Until someone can come along and refute Farrell’s expose of this new evidence, not found in any prior work on German wingless/saucer technology, reports such as the new Rendlesham revelation can be filed into your “more cultural acclimation for ET visitation” folder.  With Farrell’s work, the burden of proof is now squarely on those who insist on an ET hypothesis for UFOs (and even on those who see only a spiritual explanation).

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What can you say about a trip to the UFO festival in Roswell?  A little weird, a little informative, a little depressing (wiht respect to how ET has become a religion to many).  Overall, though, very worthwhile. I enjoy meeting interesting people and catching up with friends. So, some random thoughts:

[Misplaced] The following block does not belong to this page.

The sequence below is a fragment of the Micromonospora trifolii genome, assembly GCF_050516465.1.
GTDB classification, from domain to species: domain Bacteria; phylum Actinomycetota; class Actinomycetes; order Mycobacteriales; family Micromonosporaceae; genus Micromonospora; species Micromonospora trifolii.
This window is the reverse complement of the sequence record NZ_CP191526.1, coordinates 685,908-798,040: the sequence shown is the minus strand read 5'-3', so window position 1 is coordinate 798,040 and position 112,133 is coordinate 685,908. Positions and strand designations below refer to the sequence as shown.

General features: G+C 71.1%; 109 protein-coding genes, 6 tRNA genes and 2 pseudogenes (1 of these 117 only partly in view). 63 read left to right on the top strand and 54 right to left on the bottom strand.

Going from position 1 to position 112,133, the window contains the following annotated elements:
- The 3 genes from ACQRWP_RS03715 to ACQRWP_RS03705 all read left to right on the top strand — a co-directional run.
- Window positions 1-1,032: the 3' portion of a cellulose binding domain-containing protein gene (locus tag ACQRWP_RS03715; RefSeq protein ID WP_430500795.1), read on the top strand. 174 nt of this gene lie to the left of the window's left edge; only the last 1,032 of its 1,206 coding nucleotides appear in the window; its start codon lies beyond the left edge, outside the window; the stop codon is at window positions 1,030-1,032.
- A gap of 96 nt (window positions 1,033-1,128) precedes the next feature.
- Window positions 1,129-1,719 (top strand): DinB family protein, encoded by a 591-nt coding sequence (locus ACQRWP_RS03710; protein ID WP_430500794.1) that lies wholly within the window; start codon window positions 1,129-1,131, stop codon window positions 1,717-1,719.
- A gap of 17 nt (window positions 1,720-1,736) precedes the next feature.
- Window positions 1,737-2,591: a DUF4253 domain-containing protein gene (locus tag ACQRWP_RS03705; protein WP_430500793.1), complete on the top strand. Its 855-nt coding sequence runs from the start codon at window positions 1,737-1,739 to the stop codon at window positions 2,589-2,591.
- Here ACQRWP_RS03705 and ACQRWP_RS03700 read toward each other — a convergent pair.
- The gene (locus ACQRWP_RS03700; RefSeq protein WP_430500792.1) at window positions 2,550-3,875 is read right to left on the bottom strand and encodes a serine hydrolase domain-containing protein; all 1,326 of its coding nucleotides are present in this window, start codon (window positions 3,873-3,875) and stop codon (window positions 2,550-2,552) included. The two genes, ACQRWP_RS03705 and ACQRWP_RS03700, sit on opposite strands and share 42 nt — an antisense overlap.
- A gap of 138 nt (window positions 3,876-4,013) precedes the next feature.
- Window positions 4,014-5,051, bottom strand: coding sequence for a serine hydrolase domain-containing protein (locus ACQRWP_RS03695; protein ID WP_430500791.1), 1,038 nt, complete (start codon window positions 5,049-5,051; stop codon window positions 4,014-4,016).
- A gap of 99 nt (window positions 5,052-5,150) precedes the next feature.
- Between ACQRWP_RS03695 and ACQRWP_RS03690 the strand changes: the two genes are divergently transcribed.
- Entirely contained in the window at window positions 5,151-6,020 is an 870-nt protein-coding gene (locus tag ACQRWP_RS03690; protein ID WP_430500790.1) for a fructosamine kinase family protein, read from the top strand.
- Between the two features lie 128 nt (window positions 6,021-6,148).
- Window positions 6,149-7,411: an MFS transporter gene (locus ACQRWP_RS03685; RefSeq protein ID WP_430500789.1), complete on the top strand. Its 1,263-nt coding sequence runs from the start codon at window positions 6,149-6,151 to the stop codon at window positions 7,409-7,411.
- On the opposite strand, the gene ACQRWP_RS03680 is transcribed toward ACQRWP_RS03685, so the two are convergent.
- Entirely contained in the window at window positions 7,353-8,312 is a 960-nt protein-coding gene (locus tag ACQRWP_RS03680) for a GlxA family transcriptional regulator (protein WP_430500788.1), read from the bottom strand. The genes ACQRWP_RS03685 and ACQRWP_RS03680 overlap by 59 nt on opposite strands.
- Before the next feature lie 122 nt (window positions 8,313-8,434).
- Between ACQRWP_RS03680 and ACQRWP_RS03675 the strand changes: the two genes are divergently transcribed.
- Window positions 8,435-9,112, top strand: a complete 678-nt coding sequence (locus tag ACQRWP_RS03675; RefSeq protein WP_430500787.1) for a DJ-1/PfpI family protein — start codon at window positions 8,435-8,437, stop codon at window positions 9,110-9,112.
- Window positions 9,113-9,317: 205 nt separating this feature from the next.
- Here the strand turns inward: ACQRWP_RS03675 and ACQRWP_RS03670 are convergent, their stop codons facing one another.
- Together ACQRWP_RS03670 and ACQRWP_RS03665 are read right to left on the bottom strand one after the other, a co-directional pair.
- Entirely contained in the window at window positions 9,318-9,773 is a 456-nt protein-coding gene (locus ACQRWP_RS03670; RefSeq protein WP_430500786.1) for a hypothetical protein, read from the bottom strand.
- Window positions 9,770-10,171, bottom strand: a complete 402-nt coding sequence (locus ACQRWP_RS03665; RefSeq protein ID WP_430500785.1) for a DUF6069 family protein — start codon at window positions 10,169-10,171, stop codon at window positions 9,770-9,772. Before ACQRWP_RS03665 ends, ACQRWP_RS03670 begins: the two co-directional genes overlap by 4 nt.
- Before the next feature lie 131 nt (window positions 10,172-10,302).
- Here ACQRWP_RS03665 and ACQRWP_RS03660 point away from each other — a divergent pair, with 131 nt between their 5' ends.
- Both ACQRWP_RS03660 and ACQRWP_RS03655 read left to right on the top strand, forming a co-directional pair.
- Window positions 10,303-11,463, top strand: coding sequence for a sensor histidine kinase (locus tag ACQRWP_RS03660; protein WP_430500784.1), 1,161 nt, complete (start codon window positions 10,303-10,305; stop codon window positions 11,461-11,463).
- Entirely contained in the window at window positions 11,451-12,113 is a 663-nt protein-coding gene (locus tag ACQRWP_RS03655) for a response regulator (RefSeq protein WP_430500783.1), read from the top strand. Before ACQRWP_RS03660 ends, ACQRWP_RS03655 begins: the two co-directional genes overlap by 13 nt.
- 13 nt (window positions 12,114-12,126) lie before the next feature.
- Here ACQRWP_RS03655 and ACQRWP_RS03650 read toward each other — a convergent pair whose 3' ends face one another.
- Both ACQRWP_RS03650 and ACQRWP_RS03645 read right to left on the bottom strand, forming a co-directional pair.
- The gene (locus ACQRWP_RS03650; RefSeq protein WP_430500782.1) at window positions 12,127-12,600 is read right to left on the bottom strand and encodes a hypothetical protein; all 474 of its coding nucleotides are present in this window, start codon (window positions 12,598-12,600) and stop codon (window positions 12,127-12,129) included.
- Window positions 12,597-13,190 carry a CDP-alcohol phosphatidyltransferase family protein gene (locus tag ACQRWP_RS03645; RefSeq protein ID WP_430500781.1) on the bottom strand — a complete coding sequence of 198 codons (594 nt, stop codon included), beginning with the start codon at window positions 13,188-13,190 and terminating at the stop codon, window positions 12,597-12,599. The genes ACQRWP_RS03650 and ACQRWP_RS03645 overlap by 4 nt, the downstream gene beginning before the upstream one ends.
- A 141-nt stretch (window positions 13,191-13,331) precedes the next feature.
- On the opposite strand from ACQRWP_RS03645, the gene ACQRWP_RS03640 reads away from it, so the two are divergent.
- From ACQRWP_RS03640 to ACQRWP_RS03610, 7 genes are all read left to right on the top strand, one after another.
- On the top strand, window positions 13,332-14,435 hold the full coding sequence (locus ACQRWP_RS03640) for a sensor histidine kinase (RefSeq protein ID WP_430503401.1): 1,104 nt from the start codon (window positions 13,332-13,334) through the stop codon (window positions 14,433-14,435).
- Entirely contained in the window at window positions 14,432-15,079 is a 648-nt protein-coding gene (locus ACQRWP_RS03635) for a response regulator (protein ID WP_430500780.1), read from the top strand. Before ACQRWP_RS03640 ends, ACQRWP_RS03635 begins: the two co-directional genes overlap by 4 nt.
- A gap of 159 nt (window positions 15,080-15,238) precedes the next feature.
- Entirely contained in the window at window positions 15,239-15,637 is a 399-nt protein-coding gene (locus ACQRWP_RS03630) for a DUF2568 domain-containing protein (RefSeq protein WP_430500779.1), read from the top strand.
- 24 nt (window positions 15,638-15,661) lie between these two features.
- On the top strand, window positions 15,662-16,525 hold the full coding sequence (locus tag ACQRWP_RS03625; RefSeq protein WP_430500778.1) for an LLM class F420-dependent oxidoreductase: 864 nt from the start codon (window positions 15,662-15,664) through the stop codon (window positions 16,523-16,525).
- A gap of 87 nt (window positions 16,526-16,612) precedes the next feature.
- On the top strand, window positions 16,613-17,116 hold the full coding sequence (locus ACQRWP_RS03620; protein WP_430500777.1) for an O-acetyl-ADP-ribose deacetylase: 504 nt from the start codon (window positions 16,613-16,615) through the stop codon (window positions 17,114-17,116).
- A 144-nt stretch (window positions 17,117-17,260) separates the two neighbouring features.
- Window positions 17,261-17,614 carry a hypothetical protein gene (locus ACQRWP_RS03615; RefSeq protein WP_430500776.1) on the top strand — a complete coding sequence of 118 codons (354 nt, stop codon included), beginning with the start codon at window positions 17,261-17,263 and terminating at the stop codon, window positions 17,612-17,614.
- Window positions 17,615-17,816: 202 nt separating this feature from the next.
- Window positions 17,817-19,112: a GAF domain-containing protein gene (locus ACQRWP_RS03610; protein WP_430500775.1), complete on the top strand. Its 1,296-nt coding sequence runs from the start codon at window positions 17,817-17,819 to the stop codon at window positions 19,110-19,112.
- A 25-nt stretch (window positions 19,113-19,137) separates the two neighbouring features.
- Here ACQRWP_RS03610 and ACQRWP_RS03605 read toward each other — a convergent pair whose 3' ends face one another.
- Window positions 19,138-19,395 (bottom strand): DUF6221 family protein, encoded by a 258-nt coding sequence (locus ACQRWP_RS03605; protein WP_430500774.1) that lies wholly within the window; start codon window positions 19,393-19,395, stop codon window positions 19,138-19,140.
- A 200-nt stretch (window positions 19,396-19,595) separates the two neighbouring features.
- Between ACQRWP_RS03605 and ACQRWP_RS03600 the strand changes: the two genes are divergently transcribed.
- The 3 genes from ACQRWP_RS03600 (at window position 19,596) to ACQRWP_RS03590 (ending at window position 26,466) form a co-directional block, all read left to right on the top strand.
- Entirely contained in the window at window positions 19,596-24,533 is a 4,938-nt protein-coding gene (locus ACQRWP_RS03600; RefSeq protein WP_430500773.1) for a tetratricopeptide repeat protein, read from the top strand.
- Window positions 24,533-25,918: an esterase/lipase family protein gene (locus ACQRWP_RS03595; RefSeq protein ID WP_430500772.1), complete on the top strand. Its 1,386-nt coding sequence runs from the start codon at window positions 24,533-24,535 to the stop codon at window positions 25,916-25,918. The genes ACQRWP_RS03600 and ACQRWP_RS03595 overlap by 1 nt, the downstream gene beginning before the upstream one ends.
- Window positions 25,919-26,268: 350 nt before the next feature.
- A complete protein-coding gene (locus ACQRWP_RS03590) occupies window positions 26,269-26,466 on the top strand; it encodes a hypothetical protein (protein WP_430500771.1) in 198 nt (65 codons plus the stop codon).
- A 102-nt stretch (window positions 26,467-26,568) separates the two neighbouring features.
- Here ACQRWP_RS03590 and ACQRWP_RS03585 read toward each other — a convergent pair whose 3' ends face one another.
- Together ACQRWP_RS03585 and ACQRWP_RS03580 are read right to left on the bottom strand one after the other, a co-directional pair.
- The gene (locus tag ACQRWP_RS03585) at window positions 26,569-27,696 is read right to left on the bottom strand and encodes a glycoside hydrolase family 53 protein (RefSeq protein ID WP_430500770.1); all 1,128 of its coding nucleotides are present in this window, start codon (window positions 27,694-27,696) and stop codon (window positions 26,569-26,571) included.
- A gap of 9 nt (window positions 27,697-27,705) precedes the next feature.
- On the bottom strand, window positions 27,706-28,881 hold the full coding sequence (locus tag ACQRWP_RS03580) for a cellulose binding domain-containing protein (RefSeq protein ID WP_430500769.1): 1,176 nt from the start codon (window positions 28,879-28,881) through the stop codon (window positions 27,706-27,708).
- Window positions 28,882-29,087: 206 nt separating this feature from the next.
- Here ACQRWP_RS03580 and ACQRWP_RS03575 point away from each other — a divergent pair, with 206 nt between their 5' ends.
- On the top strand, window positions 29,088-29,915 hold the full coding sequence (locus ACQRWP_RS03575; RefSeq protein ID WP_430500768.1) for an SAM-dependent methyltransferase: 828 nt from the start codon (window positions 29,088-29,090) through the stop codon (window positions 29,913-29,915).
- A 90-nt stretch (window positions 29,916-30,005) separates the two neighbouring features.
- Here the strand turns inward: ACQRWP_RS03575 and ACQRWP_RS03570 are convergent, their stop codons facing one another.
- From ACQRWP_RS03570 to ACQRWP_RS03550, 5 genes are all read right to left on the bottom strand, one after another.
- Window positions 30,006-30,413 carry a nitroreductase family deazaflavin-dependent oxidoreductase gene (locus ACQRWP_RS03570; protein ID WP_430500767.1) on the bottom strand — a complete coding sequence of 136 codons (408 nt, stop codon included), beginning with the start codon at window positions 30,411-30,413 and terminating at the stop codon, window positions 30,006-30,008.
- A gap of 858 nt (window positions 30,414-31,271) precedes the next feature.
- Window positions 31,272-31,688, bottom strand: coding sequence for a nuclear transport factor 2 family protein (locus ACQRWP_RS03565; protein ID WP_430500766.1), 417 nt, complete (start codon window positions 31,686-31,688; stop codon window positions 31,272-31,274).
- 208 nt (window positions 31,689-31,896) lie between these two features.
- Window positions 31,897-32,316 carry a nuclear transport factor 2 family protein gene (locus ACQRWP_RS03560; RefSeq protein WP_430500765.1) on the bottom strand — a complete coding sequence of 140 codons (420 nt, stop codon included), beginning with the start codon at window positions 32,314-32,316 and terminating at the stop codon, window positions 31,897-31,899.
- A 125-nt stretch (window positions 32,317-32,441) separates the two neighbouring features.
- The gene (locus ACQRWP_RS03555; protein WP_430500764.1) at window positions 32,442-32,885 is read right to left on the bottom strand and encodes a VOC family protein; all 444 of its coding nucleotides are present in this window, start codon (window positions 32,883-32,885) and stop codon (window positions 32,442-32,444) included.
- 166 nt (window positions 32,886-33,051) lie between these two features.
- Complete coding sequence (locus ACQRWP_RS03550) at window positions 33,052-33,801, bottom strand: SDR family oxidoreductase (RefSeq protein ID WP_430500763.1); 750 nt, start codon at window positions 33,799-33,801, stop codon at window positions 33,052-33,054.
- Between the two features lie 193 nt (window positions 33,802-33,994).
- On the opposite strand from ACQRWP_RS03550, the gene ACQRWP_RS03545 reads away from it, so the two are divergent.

Rich and Karyn Dolan – it was great to have dinner with Rich and Karyn. I always enjoy listening to them. Rich’s new book (the follow-up to his “UFOs and the National Security State”) will be finished and available in the next couple weeks, Rich assured me. Can’t wait for it.

Derrel Sims – Derrel is always fun and interesting. Visit his website for why that might be! Since I was mostly a tourist this year, I got to attend two of his workshops: one on implants and another on forensic evidence related to the abduction experience.